Conservation efforts to restore and/or sustain viable populations of large carnivores often use compensation payments to local residents who experience livestock depredation as a tool to build support and stave off conflict. However, it may be that compensation programs are not effective at this goal, as shown by a recent study looking at wolf depredation compensation efforts in the U.S. and India.
In two geographic regions with similar land use patterns, but with very different historic experiences with wolves and with very different political pressures, implementing compensation programs has done little to change local attitudes toward the species.
Meghna Agarwala and fellow researchers interviewed residents in Solapur district, India, and northern Wisconsin, U.S., about their attitudes toward wolves and toward compensation programs. They also asked about people’s personal experiences with livestock depredation and whether they received compensation for any attacks.
In both cases, whether or not a respondent had experienced depredation had no effect on their attitude toward wolves. For the most part, rural residents in Wisconsin were opposed to wolf recovery programs and tended to view wolf depredations more negatively than losses to other species, despite the fact that wolf losses are a small percentage of total losses to predators.
Residents of Solapur did not view wolves as negatively overall as did Wisconsinites, but their attitudes were similarly unaffected by their participation in the compensation program or their experiences of livestock losses to wolves.
In Wisconsin, the compensation program began as wolves began to recolonize the state after being extirpated in the late 19th and early 20th centuries. Farmers and hunters in the north were vocal in their opposition to the wolves’ return, while residents from urban areas were equally vocal in supporting efforts to build a stable population. As a result, the compensation program is funded through donations from individuals to a state fund, primarily individuals who support wolf recovery.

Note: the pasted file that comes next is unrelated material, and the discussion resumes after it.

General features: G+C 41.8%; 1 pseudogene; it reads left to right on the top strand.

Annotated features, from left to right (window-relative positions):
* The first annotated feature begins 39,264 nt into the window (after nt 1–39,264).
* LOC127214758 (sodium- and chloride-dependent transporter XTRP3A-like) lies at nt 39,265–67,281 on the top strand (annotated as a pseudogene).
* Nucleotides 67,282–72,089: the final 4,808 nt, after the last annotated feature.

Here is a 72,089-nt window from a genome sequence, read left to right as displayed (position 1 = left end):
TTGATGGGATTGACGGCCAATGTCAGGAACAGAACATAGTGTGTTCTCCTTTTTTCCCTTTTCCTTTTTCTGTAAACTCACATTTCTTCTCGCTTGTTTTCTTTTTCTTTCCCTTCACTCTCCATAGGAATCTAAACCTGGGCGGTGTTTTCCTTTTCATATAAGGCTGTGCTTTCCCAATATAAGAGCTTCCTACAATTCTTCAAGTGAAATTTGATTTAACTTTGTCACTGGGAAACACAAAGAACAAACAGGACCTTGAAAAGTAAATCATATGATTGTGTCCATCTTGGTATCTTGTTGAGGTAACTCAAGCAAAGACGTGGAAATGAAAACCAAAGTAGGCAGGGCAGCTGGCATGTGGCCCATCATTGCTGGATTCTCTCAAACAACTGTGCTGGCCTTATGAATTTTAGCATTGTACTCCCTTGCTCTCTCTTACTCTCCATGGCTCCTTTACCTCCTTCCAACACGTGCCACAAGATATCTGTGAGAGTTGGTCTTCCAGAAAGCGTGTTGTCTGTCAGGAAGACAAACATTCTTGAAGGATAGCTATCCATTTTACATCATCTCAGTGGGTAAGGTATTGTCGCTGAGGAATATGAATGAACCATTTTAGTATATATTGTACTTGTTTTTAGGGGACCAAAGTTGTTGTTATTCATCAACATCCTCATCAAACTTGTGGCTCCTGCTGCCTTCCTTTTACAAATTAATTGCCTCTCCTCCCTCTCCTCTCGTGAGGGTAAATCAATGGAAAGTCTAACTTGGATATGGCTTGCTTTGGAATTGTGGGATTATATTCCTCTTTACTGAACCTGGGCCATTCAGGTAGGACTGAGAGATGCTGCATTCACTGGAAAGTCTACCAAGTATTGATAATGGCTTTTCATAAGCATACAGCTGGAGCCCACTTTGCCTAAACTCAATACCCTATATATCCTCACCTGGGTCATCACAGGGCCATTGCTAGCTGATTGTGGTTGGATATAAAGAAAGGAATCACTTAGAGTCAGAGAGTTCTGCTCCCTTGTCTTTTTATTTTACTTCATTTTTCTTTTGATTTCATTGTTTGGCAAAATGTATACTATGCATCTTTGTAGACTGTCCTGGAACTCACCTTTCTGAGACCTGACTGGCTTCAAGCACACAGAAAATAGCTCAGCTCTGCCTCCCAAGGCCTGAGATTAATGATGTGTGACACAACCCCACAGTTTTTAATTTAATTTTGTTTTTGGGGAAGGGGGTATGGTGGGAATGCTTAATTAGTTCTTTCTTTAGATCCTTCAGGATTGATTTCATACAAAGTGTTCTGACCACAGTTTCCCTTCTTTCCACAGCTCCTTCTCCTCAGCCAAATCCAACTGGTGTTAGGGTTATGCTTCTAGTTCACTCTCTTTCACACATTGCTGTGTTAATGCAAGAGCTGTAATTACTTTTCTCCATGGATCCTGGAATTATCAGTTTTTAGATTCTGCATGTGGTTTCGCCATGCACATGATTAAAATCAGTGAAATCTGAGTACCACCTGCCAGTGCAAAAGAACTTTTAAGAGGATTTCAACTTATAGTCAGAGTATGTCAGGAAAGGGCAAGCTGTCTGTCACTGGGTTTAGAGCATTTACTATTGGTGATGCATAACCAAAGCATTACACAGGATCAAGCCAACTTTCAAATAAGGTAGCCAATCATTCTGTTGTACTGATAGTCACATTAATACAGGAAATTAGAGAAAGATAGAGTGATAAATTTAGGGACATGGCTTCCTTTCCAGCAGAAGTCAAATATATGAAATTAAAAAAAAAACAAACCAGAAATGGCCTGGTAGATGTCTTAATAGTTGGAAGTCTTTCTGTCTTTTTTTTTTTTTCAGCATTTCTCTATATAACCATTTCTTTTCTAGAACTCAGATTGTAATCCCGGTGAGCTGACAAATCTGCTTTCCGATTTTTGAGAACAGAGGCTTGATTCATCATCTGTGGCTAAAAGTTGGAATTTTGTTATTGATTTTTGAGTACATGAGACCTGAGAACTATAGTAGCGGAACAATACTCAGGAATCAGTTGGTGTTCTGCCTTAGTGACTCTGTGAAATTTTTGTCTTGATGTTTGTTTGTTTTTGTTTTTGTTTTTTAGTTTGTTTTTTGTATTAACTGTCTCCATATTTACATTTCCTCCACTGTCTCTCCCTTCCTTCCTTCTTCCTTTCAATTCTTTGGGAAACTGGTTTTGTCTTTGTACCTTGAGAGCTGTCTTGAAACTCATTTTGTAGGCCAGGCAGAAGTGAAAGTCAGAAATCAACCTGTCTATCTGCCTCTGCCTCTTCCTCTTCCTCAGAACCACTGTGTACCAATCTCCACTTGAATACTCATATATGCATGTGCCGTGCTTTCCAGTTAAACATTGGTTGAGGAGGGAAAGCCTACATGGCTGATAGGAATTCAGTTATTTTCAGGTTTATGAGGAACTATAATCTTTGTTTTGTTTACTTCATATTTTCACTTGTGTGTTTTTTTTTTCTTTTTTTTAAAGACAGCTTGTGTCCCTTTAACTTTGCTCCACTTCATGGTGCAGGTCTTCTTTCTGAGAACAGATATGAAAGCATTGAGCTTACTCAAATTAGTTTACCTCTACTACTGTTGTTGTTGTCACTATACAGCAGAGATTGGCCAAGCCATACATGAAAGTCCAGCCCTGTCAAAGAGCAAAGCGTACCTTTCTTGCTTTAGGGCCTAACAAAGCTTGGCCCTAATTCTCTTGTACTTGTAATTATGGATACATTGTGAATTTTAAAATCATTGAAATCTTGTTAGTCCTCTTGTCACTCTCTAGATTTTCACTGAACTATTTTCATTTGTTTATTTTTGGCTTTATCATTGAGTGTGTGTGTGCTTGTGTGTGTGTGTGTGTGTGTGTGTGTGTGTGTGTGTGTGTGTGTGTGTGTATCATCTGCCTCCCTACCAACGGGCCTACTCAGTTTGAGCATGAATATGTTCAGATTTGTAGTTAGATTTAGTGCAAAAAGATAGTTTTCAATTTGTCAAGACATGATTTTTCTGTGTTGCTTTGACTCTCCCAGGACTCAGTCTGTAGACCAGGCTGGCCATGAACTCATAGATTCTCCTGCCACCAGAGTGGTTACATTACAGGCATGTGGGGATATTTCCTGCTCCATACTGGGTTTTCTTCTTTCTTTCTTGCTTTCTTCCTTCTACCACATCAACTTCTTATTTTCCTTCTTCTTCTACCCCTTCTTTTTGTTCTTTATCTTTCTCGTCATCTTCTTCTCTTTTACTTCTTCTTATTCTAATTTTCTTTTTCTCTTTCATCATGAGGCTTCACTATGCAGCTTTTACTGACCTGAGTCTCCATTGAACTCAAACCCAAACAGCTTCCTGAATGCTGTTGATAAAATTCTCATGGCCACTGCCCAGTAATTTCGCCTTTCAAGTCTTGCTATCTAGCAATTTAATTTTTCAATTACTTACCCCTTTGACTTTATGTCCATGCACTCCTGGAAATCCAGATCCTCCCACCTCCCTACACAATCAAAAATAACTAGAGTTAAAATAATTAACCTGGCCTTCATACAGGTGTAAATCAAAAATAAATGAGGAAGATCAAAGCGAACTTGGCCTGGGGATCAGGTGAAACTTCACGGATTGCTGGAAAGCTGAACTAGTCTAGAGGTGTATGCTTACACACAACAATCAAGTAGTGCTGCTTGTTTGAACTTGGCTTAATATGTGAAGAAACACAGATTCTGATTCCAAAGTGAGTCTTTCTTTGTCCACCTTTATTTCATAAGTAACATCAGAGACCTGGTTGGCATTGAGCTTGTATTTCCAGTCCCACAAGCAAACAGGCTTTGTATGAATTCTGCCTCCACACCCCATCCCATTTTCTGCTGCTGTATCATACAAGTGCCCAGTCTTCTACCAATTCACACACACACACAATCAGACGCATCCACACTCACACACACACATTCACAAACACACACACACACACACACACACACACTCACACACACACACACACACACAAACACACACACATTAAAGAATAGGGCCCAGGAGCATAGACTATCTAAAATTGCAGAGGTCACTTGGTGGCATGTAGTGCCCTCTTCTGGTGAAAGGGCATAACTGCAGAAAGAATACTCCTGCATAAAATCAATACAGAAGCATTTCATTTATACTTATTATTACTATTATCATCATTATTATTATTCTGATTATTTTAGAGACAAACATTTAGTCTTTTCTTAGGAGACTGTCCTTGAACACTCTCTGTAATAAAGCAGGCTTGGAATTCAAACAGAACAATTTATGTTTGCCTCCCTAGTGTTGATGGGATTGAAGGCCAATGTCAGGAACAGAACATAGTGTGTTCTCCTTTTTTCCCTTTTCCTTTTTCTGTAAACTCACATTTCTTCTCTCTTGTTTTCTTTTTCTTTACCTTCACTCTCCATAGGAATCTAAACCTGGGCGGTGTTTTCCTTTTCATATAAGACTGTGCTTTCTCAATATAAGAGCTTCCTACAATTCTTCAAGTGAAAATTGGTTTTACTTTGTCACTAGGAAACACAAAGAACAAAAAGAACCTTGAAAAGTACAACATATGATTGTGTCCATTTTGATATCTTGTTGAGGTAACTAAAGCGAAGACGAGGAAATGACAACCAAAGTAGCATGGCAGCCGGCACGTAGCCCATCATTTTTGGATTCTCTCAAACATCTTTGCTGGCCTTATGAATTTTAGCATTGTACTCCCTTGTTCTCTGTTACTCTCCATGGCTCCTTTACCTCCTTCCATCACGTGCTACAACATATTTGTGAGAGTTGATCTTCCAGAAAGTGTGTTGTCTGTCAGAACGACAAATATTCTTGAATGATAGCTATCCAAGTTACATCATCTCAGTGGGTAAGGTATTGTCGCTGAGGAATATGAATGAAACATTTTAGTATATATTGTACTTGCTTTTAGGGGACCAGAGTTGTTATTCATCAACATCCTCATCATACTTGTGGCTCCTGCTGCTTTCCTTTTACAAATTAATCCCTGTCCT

Solapur’s compensation fund was one of several established by the state government as part of their wildlife management program. The goal of the programs is to ensure sustainable populations of all the region’s species, and the program was not created in response to any particular outcry by the people.
In Wisconsin, nearly every wolf-related loss is submitted for compensation. In Solapur, the percentage is much smaller. Understanding of the compensation program is very high in Wisconsin, and very low in Solapur. Despite these differences, the impact of the compensation program in both states is the same – an unchanged attitude toward wolves.
Is it worth continuing to make compensation payments at the high rate and large dollar amount currently seen in Wisconsin if the outcome is the same as in Solapur where payments are made at a much lower rate and much smaller amount? Perhaps conservationists concerned with large carnivore survival should consider different, less expensive tools that might have a greater impact on public perception of those species.
--Karren Bassler is a contributing writer based in Madison Wisconsin and a consultant with Superior Nonprofits, LLC.
Agarwala, M., Kumar, S., Treves, A., & Naughton-Treves, L. (2010). Paying for wolves in Solapur, India and Wisconsin, USA: Comparing compensation rules and practice to understand the goals and politics of wolf conservation Biological Conservation DOI: 10.1016/j.biocon.2010.05.003